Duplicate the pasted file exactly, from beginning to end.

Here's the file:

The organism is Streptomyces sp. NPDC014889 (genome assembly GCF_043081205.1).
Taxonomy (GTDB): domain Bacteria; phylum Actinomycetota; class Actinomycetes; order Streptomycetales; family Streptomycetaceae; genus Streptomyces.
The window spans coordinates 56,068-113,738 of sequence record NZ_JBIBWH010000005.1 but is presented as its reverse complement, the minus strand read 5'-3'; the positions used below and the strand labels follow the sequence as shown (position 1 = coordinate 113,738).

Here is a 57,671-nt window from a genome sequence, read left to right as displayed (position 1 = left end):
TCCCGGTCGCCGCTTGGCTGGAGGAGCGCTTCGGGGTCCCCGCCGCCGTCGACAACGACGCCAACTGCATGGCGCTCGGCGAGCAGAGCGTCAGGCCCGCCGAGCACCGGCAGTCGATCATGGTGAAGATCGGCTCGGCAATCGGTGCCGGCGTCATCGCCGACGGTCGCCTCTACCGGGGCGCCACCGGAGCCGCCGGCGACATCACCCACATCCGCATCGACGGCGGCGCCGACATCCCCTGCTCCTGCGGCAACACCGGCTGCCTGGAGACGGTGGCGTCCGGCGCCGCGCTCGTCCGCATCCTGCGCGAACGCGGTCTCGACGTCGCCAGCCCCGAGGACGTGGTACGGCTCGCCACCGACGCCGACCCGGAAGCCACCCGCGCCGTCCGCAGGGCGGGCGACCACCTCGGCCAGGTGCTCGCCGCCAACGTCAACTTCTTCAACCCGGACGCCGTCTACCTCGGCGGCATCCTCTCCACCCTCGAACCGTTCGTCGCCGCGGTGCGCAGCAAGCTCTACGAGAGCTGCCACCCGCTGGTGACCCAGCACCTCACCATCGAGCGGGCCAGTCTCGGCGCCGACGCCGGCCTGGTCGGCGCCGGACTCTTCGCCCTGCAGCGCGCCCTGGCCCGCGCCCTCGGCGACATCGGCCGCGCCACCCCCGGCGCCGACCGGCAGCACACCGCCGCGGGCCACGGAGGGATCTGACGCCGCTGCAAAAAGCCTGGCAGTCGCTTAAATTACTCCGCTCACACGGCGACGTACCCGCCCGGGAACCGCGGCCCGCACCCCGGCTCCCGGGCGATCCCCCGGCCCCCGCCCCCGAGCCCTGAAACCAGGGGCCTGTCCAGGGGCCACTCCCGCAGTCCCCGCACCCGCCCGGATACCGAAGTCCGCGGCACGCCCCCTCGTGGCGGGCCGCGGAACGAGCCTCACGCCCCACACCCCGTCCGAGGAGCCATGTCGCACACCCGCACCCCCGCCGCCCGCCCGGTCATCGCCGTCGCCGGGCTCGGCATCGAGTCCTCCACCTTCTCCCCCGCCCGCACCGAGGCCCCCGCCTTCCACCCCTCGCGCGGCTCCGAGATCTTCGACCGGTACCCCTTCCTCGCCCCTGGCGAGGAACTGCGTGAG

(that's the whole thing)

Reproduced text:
The organism is Streptomyces sp. NPDC014889 (genome assembly GCF_043081205.1).
Taxonomy (GTDB): domain Bacteria; phylum Actinomycetota; class Actinomycetes; order Streptomycetales; family Streptomycetaceae; genus Streptomyces.
The window spans coordinates 56,068-113,738 of sequence record NZ_JBIBWH010000005.1 but is presented as its reverse complement, the minus strand read 5'-3'; the positions used below and the strand labels follow the sequence as shown (position 1 = coordinate 113,738).

Here is a 57,671-nt window from a genome sequence, read left to right as displayed (position 1 = left end):
TCCCGGTCGCCGCTTGGCTGGAGGAGCGCTTCGGGGTCCCCGCCGCCGTCGACAACGACGCCAACTGCATGGCGCTCGGCGAGCAGAGCGTCAGGCCCGCCGAGCACCGGCAGTCGATCATGGTGAAGATCGGCTCGGCAATCGGTGCCGGCGTCATCGCCGACGGTCGCCTCTACCGGGGCGCCACCGGAGCCGCCGGCGACATCACCCACATCCGCATCGACGGCGGCGCCGACATCCCCTGCTCCTGCGGCAACACCGGCTGCCTGGAGACGGTGGCGTCCGGCGCCGCGCTCGTCCGCATCCTGCGCGAACGCGGTCTCGACGTCGCCAGCCCCGAGGACGTGGTACGGCTCGCCACCGACGCCGACCCGGAAGCCACCCGCGCCGTCCGCAGGGCGGGCGACCACCTCGGCCAGGTGCTCGCCGCCAACGTCAACTTCTTCAACCCGGACGCCGTCTACCTCGGCGGCATCCTCTCCACCCTCGAACCGTTCGTCGCCGCGGTGCGCAGCAAGCTCTACGAGAGCTGCCACCCGCTGGTGACCCAGCACCTCACCATCGAGCGGGCCAGTCTCGGCGCCGACGCCGGCCTGGTCGGCGCCGGACTCTTCGCCCTGCAGCGCGCCCTGGCCCGCGCCCTCGGCGACATCGGCCGCGCCACCCCCGGCGCCGACCGGCAGCACACCGCCGCGGGCCACGGAGGGATCTGACGCCGCTGCAAAAAGCCTGGCAGTCGCTTAAATTACTCCGCTCACACGGCGACGTACCCGCCCGGGAACCGCGGCCCGCACCCCGGCTCCCGGGCGATCCCCCGGCCCCCGCCCCCGAGCCCTGAAACCAGGGGCCTGTCCAGGGGCCACTCCCGCAGTCCCCGCACCCGCCCGGATACCGAAGTCCGCGGCACGCCCCCTCGTGGCGGGCCGCGGAACGAGCCTCACGCCCCACACCCCGTCCGAGGAGCCATGTCGCACACCCGCACCCCCGCCGCCCGCCCGGTCATCGCCGTCGCCGGGCTCGGCATCGAGTCCTCCACCTTCTCCCCCGCCCGCACCGAGGCCCCCGCCTTCCACCCCTCGCGCGGCTCCGAGATCTTCGACCGGTACCCCTTCCTCGCCCCTGGCGAGGAACTGCGTGAG